|Publication number||US4370256 A|
|Application number||US 06/133,214|
|Publication date||Jan 25, 1983|
|Filing date||Mar 24, 1980|
|Priority date||Jan 17, 1977|
|Publication number||06133214, 133214, US 4370256 A, US 4370256A, US-A-4370256, US4370256 A, US4370256A|
|Inventors||Billy D. Oakes|
|Original Assignee||The Dow Chemical Company|
|Export Citation||BiBTeX, EndNote, RefMan|
|Patent Citations (11), Referenced by (17), Classifications (8), Legal Events (2)|
|External Links: USPTO, USPTO Assignment, Espacenet|
This application is a continuation-in-part of my earlier filed application Ser. No. 760,043 filed Jan. 17, 1977 entitled "Corrosion Inhibitor for Aluminum in Aqueous Acids", now abandoned.
The metal cleaning industry has for years used aqueous acids to remove scale and surface dirt from metals. These aqueous acid solutions are used in such diverse applications as boiler cleaning, radiator cleaning and pickling. The metals cleaned are similarly diverse, aluminum, brass, copper, solder, steel and cast iron. Often two or more of these metals are cleaned in the same system. It is also the habit of the industry to inhibit these acid solutions to prevent attack on the metals being cleaned. Inhibitors known to reduce attack by these acid solutions on brass, copper, solder steel and cast iron are also known to be poor in protecting aluminum. Inhibitors known to be useful to prevent attack on aluminum are generally poor in protecting the other metals and, in addition, are for the most part more toxic and thus less desirable to employ.
Many patents and literature have been published describing combinations or reaction products which are useful to prevent corrosion of ferrous or non-ferrous metals in contact with acid media, although aluminum is usually a special problem. Most of these compositions, as well as the more common industrial compositions, use surface active agents to improve dispersion or compatibility of the active inhibitors in the aqueous acid media and/or the dispersion of the metal salts, resulting from the reaction of the acid with the metal oxides being removed, and the other grime, greases, oils, etc., which the cleaning solution removes. Examples of corrosion inhibitors which incorporate surfactants can be found in Oakes, U.S. Pat. No. 3,017,355, Harrison, et al., U.S. Pat. No. 3,107,221 and Keeney, U.S. Pat. No. 3,802,890 to name but a few. Kaneko, et al., U.S. Pat. No. 3,676,354 discloses a synergistic increase in corrosion inhibition of acid solutions on ferrous metals when a nonionic surfactant is used in combination with an alkanolamine as the principal corrosion inhibitor.
It would be advantageous to provide an inhibitor composition suitable for use in the presence of aqueous acids in conjunction with the several metals including aluminum. It would also be advantageous to provide an inhibitor composition of no more toxicity than those nitrogen containing compounds now in use.
It has now been discovered that a synergistic reduction in the corrosion of aluminum in acid media is obtained when various known nitrogen containing or dextrin corrosion inhibitors are employed in combination with certain anionic surfactants. Although the surfactants of the present invention show some corrosion inhibiting properties when used singly, a highly unexpected increase in inhibition occurs when the surfactant and the known inhibitor are employed in concert. Accordingly, one aspect of the invention is a corrosion inhibiting composition consisting of: (1) a suitable corrosion inhibitor selected from the group consisting of:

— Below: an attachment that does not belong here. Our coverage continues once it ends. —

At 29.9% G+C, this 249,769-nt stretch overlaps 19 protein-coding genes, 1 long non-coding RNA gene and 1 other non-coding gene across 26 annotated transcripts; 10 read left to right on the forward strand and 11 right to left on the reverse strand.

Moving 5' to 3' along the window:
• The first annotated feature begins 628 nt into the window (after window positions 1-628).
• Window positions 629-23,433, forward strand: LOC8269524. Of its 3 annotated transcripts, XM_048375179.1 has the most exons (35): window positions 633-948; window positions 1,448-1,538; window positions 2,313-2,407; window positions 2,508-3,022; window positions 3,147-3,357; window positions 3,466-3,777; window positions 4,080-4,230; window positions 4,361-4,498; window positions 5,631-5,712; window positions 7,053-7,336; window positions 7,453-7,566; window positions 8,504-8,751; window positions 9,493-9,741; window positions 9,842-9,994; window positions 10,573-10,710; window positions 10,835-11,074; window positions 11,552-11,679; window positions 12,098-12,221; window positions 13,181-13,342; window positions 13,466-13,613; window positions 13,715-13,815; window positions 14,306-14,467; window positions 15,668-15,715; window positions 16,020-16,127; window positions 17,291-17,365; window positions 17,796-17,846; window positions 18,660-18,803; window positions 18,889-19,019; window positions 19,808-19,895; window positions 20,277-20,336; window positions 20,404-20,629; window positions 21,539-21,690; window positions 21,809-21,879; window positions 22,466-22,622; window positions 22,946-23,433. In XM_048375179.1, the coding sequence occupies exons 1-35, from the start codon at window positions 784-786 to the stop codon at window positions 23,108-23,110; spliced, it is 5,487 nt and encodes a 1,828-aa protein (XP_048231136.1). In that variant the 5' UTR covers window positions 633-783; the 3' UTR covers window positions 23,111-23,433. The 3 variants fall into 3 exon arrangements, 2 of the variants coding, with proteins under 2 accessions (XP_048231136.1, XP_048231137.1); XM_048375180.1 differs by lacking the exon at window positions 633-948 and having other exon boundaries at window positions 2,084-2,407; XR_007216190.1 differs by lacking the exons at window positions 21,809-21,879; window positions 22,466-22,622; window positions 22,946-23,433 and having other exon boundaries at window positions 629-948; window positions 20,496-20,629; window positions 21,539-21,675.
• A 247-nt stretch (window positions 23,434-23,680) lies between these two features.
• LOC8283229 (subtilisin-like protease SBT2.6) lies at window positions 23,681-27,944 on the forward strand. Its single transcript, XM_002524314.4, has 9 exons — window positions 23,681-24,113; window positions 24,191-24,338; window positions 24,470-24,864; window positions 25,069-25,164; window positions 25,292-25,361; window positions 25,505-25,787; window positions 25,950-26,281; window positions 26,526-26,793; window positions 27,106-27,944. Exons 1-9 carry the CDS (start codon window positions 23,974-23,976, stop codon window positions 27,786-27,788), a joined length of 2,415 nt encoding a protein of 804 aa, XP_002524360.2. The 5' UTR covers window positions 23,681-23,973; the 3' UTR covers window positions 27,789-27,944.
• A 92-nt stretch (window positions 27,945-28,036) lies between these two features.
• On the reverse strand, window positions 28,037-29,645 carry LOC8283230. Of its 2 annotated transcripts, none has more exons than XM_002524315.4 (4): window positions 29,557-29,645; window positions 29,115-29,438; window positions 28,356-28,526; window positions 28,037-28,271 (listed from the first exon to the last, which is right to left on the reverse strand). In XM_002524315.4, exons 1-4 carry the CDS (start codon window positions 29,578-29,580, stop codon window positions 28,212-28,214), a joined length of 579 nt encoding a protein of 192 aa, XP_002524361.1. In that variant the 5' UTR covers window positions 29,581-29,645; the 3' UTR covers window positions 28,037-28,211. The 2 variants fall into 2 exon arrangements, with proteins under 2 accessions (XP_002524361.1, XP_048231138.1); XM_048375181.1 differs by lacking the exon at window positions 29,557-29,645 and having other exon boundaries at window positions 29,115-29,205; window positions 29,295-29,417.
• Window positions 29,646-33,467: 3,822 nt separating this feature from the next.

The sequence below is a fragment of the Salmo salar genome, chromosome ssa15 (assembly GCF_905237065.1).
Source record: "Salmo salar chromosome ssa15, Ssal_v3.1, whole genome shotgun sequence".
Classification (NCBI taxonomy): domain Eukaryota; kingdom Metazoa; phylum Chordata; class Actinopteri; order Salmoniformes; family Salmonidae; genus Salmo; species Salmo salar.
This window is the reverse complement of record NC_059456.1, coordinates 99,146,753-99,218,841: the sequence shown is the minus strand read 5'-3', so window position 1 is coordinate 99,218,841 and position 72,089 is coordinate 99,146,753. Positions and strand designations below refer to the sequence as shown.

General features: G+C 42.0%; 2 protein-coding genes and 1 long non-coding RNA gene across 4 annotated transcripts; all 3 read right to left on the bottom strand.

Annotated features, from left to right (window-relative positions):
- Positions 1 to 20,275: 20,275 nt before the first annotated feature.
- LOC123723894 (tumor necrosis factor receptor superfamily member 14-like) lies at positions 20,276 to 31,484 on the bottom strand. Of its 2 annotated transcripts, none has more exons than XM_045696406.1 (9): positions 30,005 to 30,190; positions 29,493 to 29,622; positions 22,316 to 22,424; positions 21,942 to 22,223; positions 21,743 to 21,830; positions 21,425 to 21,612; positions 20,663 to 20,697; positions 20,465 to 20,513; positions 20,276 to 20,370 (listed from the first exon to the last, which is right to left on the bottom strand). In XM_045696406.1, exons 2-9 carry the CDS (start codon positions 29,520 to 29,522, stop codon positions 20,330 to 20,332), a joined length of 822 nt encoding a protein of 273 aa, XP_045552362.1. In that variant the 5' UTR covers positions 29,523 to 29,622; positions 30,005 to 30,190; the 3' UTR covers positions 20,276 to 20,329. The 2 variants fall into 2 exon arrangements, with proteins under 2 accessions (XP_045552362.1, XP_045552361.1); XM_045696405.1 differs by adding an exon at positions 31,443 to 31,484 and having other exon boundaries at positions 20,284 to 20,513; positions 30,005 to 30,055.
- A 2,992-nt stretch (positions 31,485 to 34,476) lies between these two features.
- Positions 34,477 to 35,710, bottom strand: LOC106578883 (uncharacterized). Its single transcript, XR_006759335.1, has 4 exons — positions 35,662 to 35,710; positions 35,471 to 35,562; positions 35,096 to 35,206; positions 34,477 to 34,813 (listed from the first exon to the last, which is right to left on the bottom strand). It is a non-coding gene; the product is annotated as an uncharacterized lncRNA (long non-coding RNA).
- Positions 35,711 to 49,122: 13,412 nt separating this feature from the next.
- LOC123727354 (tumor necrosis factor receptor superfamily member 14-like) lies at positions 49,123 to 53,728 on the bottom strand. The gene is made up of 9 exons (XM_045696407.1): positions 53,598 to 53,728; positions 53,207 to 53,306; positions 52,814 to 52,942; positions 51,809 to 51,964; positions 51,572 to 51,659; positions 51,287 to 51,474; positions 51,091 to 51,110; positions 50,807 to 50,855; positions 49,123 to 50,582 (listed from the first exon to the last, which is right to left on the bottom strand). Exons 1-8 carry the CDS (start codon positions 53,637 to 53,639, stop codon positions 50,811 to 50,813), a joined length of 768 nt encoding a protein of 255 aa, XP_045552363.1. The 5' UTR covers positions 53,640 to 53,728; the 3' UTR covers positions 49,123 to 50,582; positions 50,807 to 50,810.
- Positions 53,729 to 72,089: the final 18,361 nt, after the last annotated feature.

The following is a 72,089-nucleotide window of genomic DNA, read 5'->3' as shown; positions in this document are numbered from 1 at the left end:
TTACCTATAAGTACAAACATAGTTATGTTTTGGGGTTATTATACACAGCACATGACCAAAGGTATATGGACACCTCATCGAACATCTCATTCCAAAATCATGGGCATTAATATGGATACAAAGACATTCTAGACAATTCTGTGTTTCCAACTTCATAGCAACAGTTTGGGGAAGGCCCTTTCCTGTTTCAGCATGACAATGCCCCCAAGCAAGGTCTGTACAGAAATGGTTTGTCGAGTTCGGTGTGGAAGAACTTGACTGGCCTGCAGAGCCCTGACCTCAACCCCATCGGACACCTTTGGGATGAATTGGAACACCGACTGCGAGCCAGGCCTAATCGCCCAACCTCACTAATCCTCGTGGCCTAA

A. Heterocyclic, nitrogen-containing aryl, alkyl, and alkylaryl monocyclic and polycyclic compounds, with from 5 to about 14 carbon atoms which may contain one or more alkanolamine moieties;
B. Alkanolamines with from 2 to about 14 carbon atoms;
C. Thiourea and thioureas substituted with no more than about 12 carbon atoms;
E. A mixture of the foregoing A through D; (2) in admixture with an anionic sulfate or sulfonate surfactant selected from the group consisting of alkyl, aryl, and alkylaryl sulfates and sulfonates, and their alkali metal salts. The components are selected such that, and present in concentrations such that, the composition is effective to inhibit corrosion in acid media of aluminum and aluminum alloys to an extent superior to the inhibition obtained when either component is used alone at a similar concentration. Another aspect of this invention is an acid cleaning composition comprising from about 1 to about 20 percent of a mineral acid, water, the corrosion inhibiting composition herein described, and, optionally, a composition to inhibit corrosion of metals other than aluminum.
The present invention is concerned primarily with the discovery that the addition of certain anionic surfactants to various known corrosion inhibitors synergistically increases the corrosion inhibiting effect in acid media, compared to the use of either component alone. The present compositions are effective in acids such as hydrochloric, sulfuric, phosphoric, sulfamic, and the like. However, the synergism is most readily apparent when hydrochloric acid is the corrodent, since it is the most corrosive. The concentration of acid in which the present invention is effective to inhibit corrosion varies with the particular acid involved. Generally, this concentration of acid ranges from minute amounts to about 5 percent, although in hydrochloric acid, the maximum concentration of acid is about 3 percent. It is found that some of the various known corrosion inhibitors, when used in the present invention, may be employed at significantly lower concentrations than when used alone. Other compounds, which by themselves are not particularly effective corrosion inhibitors, are rendered useful by the present invention.